Six ‘Cs’ Behind the 2-0 Boston Celtics Lead Over Cleveland Cavaliers

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Jaylen Brown
DENVER, CO - JANUARY 29: Jaylen Brown (7) of the Boston Celtics waits for action to resume against the Denver Nuggets during the first half on Monday, January 29, 2018. The Denver Nuggets hosted the Boston Celtics at the Pepsi Center in Denver. (Photo by AAron Ontiveroz/The Denver Post via Getty Images)

The Boston Celtics lead the Cleveland Cavaliers in the 2018 NBA Eastern Conference Finals, winning the first two games played on their home turf in TD Garden. The Cavaliers clearly struggled in the series opener. Taking a look at some of the basic stats, however, may have you questioning the outcome of Game 2. On Tuesday, Boston grabbed only one more rebound than Cleveland. Both teams shot 10-for-31 from beyond the arc. Cleveland actually shot with higher overall accuracy than Boston, at 46.3 percent from the field compared to Boston’s 43.5 percent. With LeBron James putting up 42 points and a triple-double, how did the Celtics still take Game 2?

Six ‘Cs’ Behind the 2-0 Boston Celtics Lead Over Cleveland Cavaliers

Collaboration

Without a superstar to lean on, the young team relies on every player contributing to the game. Game 1 of this series proved this to be an advantage, as James’ lack of a star-quality performance led to a large spread in the Celtics’ favor. Boston communicates in all aspects of the game and is selfless with the ball. Playing like this allows for high awareness of each other on the court, making it easier to find the open shot. The best example of this is Jayson Tatum‘s alley-oop from Marcus Smart in Game 5 against the Philadelphia 76ers. Smart didn’t even look at Tatum to make the final pass.

Coachability

Boston has one of the best coaches in the NBA. Brad Stevens is a finalist for the NBA’s 2018 Coach of the Year award. Opposing players and coaches often comment on his elite coaching skills. His own team has nothing but praise for his sideline performance. With a coach of this caliber, having a young and inexperienced team becomes beneficial.

Smart spoke to reporters following Thursday’s practice last week about Stevens’ coaching ability.

“He’s a great coach,” Smart said. “He’s a crafty coach. Some of the plays he draws up, you go, ‘Ehhh, I don’t know if that’s going to work.’ Then it does, and it’s like, ‘Sorry I ever doubted you.'”

These players listen to and respect Stevens, follow his instructions, and take responsibility on and off the court.

Camaraderie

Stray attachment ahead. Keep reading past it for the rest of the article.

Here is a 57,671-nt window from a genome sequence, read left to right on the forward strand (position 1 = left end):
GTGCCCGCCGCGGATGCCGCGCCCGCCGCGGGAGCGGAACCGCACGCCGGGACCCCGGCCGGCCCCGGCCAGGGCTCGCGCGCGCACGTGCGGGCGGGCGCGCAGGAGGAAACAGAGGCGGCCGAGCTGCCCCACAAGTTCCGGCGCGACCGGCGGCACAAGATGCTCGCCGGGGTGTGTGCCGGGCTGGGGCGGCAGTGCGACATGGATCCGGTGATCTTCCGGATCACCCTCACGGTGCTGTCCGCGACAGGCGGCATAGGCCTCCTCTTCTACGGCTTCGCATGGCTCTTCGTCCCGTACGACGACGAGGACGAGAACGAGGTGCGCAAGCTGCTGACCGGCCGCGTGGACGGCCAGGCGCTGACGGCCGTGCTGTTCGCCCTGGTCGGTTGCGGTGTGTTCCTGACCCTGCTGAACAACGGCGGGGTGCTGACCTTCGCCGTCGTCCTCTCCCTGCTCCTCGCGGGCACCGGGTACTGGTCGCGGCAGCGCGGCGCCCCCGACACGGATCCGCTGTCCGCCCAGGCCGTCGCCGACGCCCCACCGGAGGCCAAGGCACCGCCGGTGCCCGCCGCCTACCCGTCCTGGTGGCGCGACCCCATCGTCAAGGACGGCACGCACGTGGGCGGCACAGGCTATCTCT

Tuesday night’s game showed that the team members support each other. Smart instantly stepped up to defend Al Horford after J.R. Smith’s dirty play. The way these players speak about each other in interviews and press conferences shares the same theme.

In a press conference following Game 2 on Tuesday, Horford commented, “I think we just have a group of guys that really believe in each other. Our group, in tough times, we’ve always found a way.”

Crowd Support

Along with teammate support, the Celtics have an immense amount of fan support. Win or lose, the crowd will be there, cheering loudly in support of their beloved basketball team. This crowd gives a whole new meaning to “homecourt advantage.” When the Celtics are trailing, or need a boost to get their heads back in the game, they know their home crowd is that energy boost they need. The team even occasionally credits the fans as being their driving force.

Confidence

Watch any interview with a Celtics player discussing the way they’ve played against Cleveland, and the terms “confidence,” “fearlessness,” or “poise” surface nearly every time. With the incredible amount of support the players receive from the coach, the teammates, and the crowd, it’s no wonder every last one of them is dripping with confidence.

Celtics reporter Taylor Snow quoted Smart describing how Jaylen Brown uses his confidence as a defensive strategy:

Teammate Marcus Smart is a first-hand witness to much of Brown’s trash talk and says that it seems to have a profound impact on the recipients.

“It’s just things just from [saying], ‘You can’t guard me,’ to the flexes, the poses, to calling people ‘little one’ when he posts them up and things like that. When a guy is doing that and he backs it up, it kind of gets into your head like, ‘You know what, I don’t really know if I can guard this guy.’”

“That’s a mental thing, a part of the game that a lot of good players understand,” continued Smart.

Competitiveness

The Celtics are all in, all the time. Their energy and intensity shine through not only when they’re winning, but also when they’re losing. This was true when leading Cleveland by 29 points in the first quarter. Cleveland responded by playing as if they had lost all hope for ever recovering. It was also true when the Celtics found themselves in a 22-point deficit to the Philadelphia 76ers, and it helped them to battle back to win the game. Just how intense is Boston’s will to win? Marcus Morrisreaction after making a layup over Cleveland’s Tristan Thompson says it all.

Game 3 may be in Cleveland’s home territory, but the Celtics have momentum and something to prove. These six elements will all follow them to Cleveland, with the exception of the crowd support. Boston’s players have experienced tough crowds before, though. They got a Game 3 win in Philadelphia, so the Celtics will surely look to do the same thing tonight in Cleveland.

 

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